Silver spoons dig up family’s roots
Pictured left to right, Elizabeth Metz of Forest Park, Patty Trombley, Eleanor Baribault and Cindy Keller of Rochester, New York. Through a genealogy website, Metz learned that Patty and Cindy are her third cousins and that Patty also owns Rhoda spoons.
Article and photos by Lisa Nicklanovich
Elizabeth Metz of Forest Park was recently going through some boxes filled with things she had inherited from her mother and grandmother years ago when she found some silver spoons engraved with the name Rhoda on them. Inspired by her father-in-law who had done some ancestry research, she decided to find out who Rhoda was.
Three months of full-time research led to the creation of a beautiful hardcover book that summarizes her family’s history, including newfound cousins and many surprises. Rhoda, as it turned out, was Metz’s great-great-grandmother. Metz used ancestry.com, Googled for old reference books, census records, contracts and licenses and used the Douglas County Libraries and other public libraries for her research. One specific genealogy site was particularly interesting to Metz, though, because it listed her grandfather’s name, Sager, her great-grandfather, and also included Rhoda and her husband Abe.
Metz said, “I decided to contact the webmaster of that site, and she said she had the same Rhoda spoons. She turned out to be my third cousin. So I flew out to New York to meet her.” Metz met her new cousins Patty and Cindy, as well as Cindy’s mother Eleanor, at a library in Rochester. “Eleanor remembers meeting my great-grandfather when she was a girl. They brought their Rhoda spoons with them, and it was really nice to meet them.” Recently, Eleanor wrote Metz a letter telling her that one of her cousins also has two Rhoda spoons. Metz figures that all of Rhoda’s grandchildren received a few pieces of her silver when she died in 1924.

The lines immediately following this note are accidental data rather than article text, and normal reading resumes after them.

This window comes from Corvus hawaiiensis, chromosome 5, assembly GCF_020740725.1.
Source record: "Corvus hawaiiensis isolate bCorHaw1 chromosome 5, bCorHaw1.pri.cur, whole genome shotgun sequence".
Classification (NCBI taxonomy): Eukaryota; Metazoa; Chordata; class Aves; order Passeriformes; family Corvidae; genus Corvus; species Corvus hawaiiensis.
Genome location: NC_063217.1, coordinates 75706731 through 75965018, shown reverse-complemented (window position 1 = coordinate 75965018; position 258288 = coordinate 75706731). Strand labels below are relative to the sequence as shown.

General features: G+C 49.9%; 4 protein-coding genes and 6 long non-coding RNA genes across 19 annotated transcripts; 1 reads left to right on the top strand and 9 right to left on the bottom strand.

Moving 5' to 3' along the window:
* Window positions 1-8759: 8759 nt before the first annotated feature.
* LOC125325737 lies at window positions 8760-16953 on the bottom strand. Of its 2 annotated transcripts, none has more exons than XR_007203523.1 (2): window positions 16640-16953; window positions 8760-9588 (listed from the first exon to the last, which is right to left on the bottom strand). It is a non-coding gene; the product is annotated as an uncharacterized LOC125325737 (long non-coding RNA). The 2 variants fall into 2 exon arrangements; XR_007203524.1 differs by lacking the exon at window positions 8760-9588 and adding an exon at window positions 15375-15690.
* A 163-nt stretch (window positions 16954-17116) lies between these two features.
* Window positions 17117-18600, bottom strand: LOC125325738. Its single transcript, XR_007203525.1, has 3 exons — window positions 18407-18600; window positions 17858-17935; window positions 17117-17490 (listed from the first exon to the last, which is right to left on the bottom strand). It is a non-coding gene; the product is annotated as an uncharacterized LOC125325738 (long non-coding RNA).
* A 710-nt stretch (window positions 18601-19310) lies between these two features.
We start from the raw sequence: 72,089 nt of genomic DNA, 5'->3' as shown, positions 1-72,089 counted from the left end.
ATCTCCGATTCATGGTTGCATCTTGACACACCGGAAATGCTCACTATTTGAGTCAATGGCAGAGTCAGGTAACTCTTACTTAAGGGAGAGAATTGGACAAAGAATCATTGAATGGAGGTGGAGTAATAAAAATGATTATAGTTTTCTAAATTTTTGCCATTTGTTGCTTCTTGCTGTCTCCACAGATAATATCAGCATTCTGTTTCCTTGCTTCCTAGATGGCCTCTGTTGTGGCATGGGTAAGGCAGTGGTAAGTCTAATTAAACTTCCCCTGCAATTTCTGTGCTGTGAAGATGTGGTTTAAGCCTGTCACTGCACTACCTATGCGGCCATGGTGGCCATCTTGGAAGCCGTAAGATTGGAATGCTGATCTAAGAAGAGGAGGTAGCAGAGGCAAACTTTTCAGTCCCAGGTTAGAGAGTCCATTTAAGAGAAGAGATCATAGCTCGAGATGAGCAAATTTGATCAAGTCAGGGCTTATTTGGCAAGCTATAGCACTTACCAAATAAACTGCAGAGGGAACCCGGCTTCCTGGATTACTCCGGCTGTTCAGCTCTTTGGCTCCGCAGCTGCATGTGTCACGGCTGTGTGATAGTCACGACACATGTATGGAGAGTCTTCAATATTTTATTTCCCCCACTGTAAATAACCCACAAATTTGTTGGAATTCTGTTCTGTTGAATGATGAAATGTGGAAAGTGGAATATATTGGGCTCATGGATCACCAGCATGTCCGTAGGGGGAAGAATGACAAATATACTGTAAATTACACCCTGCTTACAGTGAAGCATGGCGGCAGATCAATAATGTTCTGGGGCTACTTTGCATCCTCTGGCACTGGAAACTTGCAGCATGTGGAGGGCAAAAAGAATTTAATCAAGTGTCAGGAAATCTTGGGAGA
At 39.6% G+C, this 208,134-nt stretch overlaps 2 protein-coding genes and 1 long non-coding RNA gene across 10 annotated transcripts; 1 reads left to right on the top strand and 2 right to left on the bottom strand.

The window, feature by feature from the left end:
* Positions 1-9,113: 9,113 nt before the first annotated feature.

Elizabeth Metz holding the ancestry book she created and the spoons that started her on her ancestry journey. Metz says if you are curious to do some ancestry research, start with what you already have, maybe an old family bible with birth and marriage records in it. “Don’t get bogged down in getting every piece of data. Having a few holes in the story might make the next generation curious enough to continue the journey,” Metz said.
Metz recommends going through those old family boxes. “Put things on display or use them at different times of the year. Have some enjoyment from them.” The spoons that were in a box for years are now out and part of Metz’s family history.
Metz said, “I felt like I should have known all that I learned my whole life, and I felt bad my father didn’t know any of this. He died when I was 27. If my father had known his grandfather was in the civil war and they had a knitting business in Syracuse, New York that employed 3,000 people in the late 1800s, he would have embraced it and been proud. This project is a tribute to him and makes me feel like I’ve earned that role of being the head of the family.” Metz’s brother and sister were so impressed with the ancestry book they suggested Metz’s next project be researching their mother’s side of the family.